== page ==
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Cobb Officially Opens New US Research Complex

by 5m Editor
15 March 2012, at 6:05am

US - The latest US Cobb-Vantress, Inc research complex, built in Deer Lodge, Tennessee, at a $22 million investment to increase its pedigree breeding activities, has been officially opened. Several guests spoke at a ribbon cutting ceremony including Jerry Moye, president of Cobb, Donnie Smith, president of Tyson Foods, and Bill Haslam, Governor of Tennessee.


Donnie Smith speaking at the opening ceremony


Jerry Moye president of Cobb-Vantress cutting the ribbon with [left to right] Julius Johnson, Tennessee Department of Agriculture, Donnie Smith, president and chief executive of Tyson Foods, Don Edwards, County Commissioner, Bill Haslam, Governor of Tennessee and Randy Vardeman, vice president of Cobb-Vantress

The opening comes just over 12 months after Cobb purchased the 1000-acre (405 hectare) site in Morgan County, as part of global expansion of research and development.



“The pedigree research complexes are the heart of Cobb’s research and development efforts,” said Jerry Moye, president of Cobb. “The Dry Creek farm is at the very start of the supply chain and will play an important role in developing product that will sustain Cobb’s position as a world leader in broiler genetics.”

The project will create up to 115 new jobs over the next 12 months as the complex becomes fully stocked. It is also benefiting the local community through improved energy and water supply as a result of infrastructure investment aided by grants from the state of Tennessee.

Donnie Smith, president and chief executive officer, Tyson Foods, who graduated from the University of Tennessee and began his career with Tyson in Tennessee, said he was proud to see what Cobb was doing in his native state.

“Cobb has absolutely the best genetics in the world”, he said. “You are a competitive advantage for our company and I’m delighted to be here to celebrate such a fabulous facility,” he told more than 120 guests at the opening event.

He compared the complex to the 6000 family farms producing chickens for Tyson Foods across the US, and to the exceptional level of biosecurity protecting the pure line stock.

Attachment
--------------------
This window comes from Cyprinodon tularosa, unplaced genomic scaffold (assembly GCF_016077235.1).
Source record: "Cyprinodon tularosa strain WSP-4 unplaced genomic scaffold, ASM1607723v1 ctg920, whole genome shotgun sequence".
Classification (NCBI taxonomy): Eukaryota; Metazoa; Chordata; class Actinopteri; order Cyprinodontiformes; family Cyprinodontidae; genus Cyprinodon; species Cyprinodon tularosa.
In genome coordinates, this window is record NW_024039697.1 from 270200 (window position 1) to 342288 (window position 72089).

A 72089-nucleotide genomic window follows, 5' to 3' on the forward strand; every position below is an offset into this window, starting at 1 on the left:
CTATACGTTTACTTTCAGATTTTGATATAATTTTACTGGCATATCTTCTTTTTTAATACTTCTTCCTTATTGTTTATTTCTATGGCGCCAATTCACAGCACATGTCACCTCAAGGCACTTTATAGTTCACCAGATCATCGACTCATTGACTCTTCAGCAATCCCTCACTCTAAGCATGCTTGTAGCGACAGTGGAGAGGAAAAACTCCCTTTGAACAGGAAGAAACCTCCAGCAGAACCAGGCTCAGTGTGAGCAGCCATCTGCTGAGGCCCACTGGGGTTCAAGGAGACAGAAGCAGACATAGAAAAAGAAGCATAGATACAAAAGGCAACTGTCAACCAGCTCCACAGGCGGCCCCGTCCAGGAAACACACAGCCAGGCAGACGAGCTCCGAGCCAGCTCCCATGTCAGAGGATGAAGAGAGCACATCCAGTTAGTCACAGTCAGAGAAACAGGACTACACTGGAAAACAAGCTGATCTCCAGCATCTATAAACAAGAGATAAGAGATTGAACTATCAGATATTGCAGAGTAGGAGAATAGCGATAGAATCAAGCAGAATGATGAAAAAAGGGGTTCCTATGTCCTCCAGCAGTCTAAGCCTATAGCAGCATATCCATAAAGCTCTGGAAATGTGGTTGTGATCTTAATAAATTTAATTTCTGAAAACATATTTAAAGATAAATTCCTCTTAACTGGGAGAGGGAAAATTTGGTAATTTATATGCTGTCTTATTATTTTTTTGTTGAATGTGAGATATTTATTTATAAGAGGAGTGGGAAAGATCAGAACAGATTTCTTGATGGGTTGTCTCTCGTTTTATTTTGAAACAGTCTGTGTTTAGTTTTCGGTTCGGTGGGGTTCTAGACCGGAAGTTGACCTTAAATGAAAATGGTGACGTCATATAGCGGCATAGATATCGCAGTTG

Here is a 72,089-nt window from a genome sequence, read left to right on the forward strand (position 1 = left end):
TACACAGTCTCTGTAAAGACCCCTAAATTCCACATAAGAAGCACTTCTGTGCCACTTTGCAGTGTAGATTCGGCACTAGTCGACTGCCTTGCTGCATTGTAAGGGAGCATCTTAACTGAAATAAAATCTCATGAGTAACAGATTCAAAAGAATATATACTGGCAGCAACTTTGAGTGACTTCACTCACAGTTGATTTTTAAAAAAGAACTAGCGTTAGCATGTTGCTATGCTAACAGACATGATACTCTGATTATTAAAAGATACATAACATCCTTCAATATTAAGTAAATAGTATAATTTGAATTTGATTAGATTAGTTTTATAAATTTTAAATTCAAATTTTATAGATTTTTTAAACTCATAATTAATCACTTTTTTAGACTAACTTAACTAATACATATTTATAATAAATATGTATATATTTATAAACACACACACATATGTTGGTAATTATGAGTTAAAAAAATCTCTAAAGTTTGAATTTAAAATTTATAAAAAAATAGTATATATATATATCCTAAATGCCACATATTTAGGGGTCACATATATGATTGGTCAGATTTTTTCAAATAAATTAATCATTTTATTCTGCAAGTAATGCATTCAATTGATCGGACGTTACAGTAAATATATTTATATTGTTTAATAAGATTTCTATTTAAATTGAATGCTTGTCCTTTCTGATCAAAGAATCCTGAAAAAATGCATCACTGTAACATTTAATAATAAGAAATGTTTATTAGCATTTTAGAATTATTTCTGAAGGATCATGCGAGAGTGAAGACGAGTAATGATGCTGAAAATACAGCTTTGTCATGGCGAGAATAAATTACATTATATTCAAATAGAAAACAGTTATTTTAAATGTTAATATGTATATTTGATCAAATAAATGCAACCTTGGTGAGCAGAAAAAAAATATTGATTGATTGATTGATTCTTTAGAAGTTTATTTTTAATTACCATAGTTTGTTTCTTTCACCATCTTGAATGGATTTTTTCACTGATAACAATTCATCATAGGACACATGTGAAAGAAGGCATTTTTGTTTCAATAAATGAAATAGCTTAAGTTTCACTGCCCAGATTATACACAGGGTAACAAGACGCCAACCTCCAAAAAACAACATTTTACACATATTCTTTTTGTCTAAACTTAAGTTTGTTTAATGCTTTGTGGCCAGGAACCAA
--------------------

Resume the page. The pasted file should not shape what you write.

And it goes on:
“How we protect this farm, and the security on these farms, is second to none. “We call it in Tyson biosecurity to the nth degree – they call it just another day at work,” he commented.

He spoke of US citizens spending just six percent of their net income on food or ten percent including restaurant meals.

“This is the lowest percentage of annual income spend on food of any nation in the world. We’ve got it good here. There’s a lot of people that don’t share that privilege and we have a responsibility to feed them and so being able to have a breed of chickens that can grow well in arid, warm climates and where you don’t have access to the utilities that we might have here, that’s going to be more and more important in 10, 15 or 20 years from now,”

Bill Haslam, Governor of Tennessee, described the opening as a ‘big day for Tennessee’.

He said the project recognized the three big priorities for the state — taking seriously their role to feed the world, focusing on rural economic development and bringing new high technology jobs.

This is the second major investment by Cobb in Tennessee in under two years. A $14 million parent stock hatchery was opened at Lafayette in November 2010, providing new opportunities for 21 contract farmers supplying hatching eggs from their breeder flocks and creating 59 new job opportunities.

Dry Creek is situated amid a large area of commercial forestry isolated from poultry — factors that led to choosing the site of the complex. It becomes Cobb’s sixth pedigree research complex worldwide.

Dave Juenger, Cobb director of support services, explains that locating the research complexes well apart, and in multiple states, provides additional security in supplying not only North America but also markets across the world.

“Dry Creek is a very secluded area of Tennessee with very little poultry activity,” he says. “We’ve been received with open arms by the authorities here and we’ve worked closely with them in the infrastructure improvements. Naturally they welcome our new Cobb job opportunities in today’s challenging economic environment.”

The complex comprises 34 poultry houses and a hatchery, involved in selecting and reproducing the pedigree lines, and producing the breeding stock that will in three generations supply the broiler chickens of the future.

A number of different pedigree lines will be housed at Dry Creek including some of the Hybro lines which came to Cobb in 2007 as part of the acquisition which included the Herveld research farm in the Netherlands. The first pedigree stock will be hatched at Dry Creek in late March.

Dr Frank Siewerdt, who has 20 years’ experience in animal breeding, has been appointed pedigree geneticist for the new operation. The complex manager is Craig Benich who has experience at a number of Cobb research farms over the past eight years.